Pedestrian crossing facilities are to be installed at a busy crossing point on the Clonmel Inner Relief Road where a 15 year-old girl was knocked down and injured by a car last winter.
The road safety measures, costing an estimated €50,000, will be put in place by the County Council at the section of the Inner Relief Road where it meets the Heywood Road in August.
Senior Executive Engineer Michael Graham said the pedestrian crossing facility will comprise the construction of a central refuge on the road for pedstrians and the narrowing of the width of the road carriageway by widening the kerb lines. Another two central islands will be constructed on the road to slow down traffic as it passes the Heywood Road junction. The National Roads Authority designed the pedestrian crossing facility and it passed a safety appraisal.
“We are very happy that it will be the correct solution for the pedestrian management of this area of the Heywood Road,” he said.
Work on installing the pedestrian crossing facilities will start after the August Bank Holiday Weekend.
The project has been welcomed by Fianna Fail Cllr Siobhan Ambrose, who has campaigned for road safety measures on the Clonmel Relief Road where it meets the Heywood Road, Cashel and Fethard Roads, which are all major residental areas.
“It’s a very dangerous junction. It’s a main road and there are a lot of houses in this area. I am delighted that funding has been given for this scheme,” she said.
She is currently campaigning for funding to be secured next year for a pedestrian crossing facility at the Cashel Road Roundabout.
However, Ned Spillane from Highfield Grove, whose daughter Jennifer was knocked down as she crossed the Inner Relief Road to get to the Heywood Road last November, said he will wait and see how the measures work in practice before deciding whether they should be welcomed. He has counted at least 30 accidents at this crossing point.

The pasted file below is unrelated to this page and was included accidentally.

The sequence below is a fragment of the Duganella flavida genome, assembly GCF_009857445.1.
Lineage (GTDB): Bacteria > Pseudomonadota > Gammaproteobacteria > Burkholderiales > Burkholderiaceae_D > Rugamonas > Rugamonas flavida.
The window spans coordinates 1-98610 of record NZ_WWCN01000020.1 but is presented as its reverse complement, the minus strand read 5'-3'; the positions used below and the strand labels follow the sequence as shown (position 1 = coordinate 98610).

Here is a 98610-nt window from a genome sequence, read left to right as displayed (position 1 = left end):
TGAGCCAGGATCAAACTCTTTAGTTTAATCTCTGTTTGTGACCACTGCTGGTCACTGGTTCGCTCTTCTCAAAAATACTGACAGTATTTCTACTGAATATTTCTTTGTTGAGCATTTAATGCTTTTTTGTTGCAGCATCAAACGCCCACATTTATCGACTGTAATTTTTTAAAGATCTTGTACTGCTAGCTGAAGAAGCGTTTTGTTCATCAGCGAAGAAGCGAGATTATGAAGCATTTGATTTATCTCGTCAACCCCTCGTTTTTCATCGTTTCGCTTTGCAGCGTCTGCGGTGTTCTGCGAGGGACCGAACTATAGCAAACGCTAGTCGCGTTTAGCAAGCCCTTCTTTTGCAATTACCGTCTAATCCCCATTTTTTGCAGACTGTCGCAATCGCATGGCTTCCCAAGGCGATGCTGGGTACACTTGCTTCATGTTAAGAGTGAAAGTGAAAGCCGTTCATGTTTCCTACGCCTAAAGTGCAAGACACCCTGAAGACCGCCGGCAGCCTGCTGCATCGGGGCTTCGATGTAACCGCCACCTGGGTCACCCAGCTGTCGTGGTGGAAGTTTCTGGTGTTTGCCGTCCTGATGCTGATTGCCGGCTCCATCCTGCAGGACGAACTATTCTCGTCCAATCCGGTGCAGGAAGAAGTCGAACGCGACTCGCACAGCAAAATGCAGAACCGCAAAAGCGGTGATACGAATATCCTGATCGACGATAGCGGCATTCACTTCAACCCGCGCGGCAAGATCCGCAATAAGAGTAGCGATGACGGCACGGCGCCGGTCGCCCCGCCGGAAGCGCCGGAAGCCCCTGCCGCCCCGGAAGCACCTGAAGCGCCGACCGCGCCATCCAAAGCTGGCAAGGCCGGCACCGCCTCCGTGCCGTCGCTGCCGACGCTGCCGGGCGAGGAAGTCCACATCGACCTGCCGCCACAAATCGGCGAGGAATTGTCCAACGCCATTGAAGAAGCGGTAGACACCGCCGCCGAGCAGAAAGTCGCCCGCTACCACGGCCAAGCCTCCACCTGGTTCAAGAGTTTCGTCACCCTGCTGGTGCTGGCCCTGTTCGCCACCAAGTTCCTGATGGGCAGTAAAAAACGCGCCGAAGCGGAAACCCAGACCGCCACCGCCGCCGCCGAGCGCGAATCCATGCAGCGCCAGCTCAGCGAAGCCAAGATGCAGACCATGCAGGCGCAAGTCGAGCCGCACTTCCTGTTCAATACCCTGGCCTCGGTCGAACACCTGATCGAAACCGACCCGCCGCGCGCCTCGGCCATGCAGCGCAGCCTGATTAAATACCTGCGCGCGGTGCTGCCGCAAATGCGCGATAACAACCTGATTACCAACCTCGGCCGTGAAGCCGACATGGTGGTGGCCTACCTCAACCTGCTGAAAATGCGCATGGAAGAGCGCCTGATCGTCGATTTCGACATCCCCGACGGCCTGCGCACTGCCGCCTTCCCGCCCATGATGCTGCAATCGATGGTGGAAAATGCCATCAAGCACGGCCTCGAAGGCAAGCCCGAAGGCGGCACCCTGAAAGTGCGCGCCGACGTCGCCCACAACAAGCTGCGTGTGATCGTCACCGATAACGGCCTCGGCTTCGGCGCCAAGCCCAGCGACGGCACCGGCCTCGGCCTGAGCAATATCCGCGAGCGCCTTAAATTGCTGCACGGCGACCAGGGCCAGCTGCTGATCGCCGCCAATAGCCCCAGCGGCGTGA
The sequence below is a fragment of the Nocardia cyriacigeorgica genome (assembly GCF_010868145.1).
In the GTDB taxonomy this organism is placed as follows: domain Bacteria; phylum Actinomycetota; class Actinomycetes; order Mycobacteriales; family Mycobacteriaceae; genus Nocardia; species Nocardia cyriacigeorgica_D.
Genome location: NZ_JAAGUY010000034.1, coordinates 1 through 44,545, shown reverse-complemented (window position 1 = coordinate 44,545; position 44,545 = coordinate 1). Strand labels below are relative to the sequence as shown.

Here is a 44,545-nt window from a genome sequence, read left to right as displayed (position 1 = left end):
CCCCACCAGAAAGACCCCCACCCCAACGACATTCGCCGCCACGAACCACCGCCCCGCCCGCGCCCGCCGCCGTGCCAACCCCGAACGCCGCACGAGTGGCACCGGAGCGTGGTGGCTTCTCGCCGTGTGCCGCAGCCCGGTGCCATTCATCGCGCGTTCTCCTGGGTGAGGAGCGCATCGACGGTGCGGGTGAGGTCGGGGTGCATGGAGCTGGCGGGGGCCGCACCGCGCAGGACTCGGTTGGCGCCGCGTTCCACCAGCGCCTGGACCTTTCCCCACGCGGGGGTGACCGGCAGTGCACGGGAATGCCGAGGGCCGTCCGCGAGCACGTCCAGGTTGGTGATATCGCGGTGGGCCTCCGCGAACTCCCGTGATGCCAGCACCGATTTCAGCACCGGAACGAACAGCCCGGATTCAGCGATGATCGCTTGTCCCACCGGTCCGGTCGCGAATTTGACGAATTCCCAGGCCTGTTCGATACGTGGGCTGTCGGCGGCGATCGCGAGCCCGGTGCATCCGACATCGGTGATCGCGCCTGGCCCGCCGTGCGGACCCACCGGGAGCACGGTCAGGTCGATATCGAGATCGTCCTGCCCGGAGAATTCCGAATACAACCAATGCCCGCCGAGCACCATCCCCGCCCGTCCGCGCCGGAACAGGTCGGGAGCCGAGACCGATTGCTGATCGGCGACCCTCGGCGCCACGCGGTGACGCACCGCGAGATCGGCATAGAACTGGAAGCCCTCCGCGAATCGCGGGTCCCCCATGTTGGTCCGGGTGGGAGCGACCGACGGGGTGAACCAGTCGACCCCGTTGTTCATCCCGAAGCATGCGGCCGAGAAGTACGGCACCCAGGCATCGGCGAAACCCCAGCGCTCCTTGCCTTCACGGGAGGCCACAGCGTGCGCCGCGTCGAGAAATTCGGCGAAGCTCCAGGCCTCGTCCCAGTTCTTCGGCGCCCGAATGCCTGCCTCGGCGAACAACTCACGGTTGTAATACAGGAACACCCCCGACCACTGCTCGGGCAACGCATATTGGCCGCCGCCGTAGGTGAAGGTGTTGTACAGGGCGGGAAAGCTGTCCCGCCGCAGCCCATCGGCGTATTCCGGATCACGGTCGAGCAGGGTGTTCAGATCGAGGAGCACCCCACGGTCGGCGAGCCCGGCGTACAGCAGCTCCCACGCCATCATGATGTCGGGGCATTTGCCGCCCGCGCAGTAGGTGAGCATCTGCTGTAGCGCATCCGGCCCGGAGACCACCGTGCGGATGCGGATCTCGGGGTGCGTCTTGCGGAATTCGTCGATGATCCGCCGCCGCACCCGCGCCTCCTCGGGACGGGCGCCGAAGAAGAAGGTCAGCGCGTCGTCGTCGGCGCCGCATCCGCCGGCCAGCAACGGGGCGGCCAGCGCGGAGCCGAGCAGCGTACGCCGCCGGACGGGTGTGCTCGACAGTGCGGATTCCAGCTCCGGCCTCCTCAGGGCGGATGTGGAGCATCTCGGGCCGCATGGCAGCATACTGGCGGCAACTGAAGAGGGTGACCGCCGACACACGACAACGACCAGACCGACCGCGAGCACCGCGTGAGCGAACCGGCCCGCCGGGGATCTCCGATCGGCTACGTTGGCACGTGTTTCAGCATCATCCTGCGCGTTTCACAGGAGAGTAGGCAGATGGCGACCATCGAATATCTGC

“I hope the works are going to be good otherwise, I am not going to be happy. The traffic on that road needs to be slowed down and people need to be able to cross the road safely. It has to be safe for all the kids and people who cross there. Our family is lucky that our daughter is grand. It could have been so easily the other way around,” he said.
Mr. Spillane pointed out that as well as the pedestrian crossing measures, the Gardai need to enforce the speed limit on that stretch of road as vehicles are travelling far too fast on the road.
He paid tribute to the now retired Garda Tom Phelan, who patrolled that stretch of the Inner Relief Road two to three times a week to ensure cars travelled at the correct speed when he was in the force.
Mr. Spillane also hopes that more public lighting will be installed along the pedestrian crossing facility for motorists and pedestrians to see each other adequately. He described the lighting in the area as “atrocious” at the moment.
He said he had been campaigning for 10 years for a roundabout and road safety measures for people crossing the Inner Relief Road to get to the Heywood Road to bring their children to and from St. Oliver’s School, to go to church and go to and from town. He felt very bitter that it had taken so long to get these measures.